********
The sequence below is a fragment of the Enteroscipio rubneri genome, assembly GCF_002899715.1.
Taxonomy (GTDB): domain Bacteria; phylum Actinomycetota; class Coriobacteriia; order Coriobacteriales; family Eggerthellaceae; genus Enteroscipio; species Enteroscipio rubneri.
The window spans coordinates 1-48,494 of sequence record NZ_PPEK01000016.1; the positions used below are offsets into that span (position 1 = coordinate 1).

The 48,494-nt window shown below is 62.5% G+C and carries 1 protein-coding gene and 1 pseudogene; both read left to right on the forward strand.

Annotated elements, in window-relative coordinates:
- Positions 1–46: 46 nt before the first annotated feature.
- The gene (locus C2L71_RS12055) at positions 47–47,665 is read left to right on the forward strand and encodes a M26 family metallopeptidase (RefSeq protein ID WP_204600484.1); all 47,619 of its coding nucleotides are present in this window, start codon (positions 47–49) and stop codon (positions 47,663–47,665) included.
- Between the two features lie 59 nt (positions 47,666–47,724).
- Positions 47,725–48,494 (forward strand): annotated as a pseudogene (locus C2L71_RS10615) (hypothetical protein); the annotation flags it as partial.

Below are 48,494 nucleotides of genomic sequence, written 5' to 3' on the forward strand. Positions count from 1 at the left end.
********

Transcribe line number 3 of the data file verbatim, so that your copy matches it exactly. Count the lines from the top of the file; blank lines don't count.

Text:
The window spans coordinates 1-48,494 of sequence record NZ_PPEK01000016.1; the positions used below are offsets into that span (position 1 = coordinate 1).